Administrators have pledged not to expel students, or involve the police—and thank goodness for that. School officials are already over-inclined to sic the cops on kids who commit minor behavioral infractions; the wave of “zero tolerance” school disciplinary policies has made academic suspension the de facto punishment, even in cases where a student did little wrong (like allude to drug use in a diary) or even absolutely nothing wrong (like make up a story about killing a dinosaur). And students who are genuinely struggling with drug abuse will not be well served by time away from school, or time in jail.
But even if students don’t receive formal punishments, randomly drug-testing them breeds resentment among kids—many of them, of course, have done nothing wrong—and may even discourage them from signing up for extracurricular activities in the first place.
To understand why this is a bad thing, consider the Avon Local School District in Avon, Ohio, which is implementing a similar policy for students in grades 7 and up.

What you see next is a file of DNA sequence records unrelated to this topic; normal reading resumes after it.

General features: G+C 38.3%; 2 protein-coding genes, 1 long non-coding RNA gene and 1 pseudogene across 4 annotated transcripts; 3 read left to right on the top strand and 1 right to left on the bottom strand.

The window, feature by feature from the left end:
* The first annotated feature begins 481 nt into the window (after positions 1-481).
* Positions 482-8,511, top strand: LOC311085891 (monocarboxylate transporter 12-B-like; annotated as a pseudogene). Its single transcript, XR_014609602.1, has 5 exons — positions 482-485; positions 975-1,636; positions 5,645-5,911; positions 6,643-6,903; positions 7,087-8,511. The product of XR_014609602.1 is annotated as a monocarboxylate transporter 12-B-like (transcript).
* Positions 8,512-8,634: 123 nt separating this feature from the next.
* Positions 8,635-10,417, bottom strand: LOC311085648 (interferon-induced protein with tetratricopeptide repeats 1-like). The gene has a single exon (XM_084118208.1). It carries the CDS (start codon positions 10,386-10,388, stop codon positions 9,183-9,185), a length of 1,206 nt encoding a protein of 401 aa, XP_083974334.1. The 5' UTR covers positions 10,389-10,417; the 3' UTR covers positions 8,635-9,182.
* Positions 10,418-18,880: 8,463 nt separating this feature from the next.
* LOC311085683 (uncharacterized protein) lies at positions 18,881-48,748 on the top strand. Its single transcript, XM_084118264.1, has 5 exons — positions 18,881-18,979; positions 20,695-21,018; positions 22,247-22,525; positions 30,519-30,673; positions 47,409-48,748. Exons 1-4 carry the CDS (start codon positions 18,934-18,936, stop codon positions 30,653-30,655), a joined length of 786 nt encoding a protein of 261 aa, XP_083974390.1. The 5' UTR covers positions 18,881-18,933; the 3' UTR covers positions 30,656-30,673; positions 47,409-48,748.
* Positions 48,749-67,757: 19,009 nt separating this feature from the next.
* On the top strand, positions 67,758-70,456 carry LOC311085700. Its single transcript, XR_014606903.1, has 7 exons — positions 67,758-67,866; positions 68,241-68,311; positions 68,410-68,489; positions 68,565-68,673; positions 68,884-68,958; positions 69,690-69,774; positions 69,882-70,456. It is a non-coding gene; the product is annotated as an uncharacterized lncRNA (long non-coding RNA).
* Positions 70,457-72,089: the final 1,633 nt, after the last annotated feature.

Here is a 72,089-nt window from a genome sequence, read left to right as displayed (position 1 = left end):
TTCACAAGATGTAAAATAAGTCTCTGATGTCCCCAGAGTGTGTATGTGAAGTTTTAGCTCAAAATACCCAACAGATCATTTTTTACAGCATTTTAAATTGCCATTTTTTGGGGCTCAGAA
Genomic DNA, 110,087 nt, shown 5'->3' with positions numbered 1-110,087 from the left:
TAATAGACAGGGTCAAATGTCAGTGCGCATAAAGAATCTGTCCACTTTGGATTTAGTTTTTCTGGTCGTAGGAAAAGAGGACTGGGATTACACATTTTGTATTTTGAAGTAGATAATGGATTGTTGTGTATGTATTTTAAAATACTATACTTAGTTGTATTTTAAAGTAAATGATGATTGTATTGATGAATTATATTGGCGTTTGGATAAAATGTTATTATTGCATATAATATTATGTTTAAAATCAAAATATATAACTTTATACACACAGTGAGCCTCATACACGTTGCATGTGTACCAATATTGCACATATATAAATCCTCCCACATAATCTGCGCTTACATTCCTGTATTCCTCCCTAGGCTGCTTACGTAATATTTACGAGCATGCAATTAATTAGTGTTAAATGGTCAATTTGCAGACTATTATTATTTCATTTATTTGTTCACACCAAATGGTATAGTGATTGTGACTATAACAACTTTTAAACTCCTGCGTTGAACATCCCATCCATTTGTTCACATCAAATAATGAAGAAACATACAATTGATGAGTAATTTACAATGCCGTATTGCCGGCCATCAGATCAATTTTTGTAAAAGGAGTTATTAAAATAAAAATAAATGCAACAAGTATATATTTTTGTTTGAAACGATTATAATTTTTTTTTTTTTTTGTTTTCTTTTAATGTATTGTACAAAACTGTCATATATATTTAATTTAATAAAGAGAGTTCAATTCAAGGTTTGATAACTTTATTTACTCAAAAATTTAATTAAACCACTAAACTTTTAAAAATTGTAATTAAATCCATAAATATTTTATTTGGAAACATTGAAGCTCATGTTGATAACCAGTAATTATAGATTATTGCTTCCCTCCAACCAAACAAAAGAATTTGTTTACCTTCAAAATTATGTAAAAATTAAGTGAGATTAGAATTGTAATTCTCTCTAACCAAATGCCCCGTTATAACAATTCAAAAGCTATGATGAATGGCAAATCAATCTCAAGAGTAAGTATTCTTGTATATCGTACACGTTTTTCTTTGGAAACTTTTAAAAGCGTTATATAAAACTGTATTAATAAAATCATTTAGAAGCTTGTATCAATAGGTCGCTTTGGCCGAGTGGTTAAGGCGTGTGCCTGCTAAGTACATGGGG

Eligible students will be tested once per semester, and randomly throughout the year. The test will screen for “LSD, alcohol, marijuana, amphetamines, methadone, anabolic steroids, methaqualone, barbiturates, nicotine, benzodiazepines, opiates, cocaine and propoxyphene.” That’s right, nicotine—which isn’t even illegal for 18-year-olds in Ohio.
Students who either refuse to take the test or test positive have to skip 20 percent, 50 percent, or 100 percent of their athletic season.
It’s not difficult to imagine some students embracing their inner libertarian and sitting out extracurricular activities instead of subjecting themselves to intrusive searches that certainly violate the spirit of the Fourth Amendment, if not the actual Bill of Rights.
But encouraging students to become withdrawn is a bad drug abuse prevention technique, since extracurricular involvement decreases the likelihood of drug use. As the Drug Policy Alliance explained in a 2013 report that urged a New Jersey school district not to adopt random student drug testing: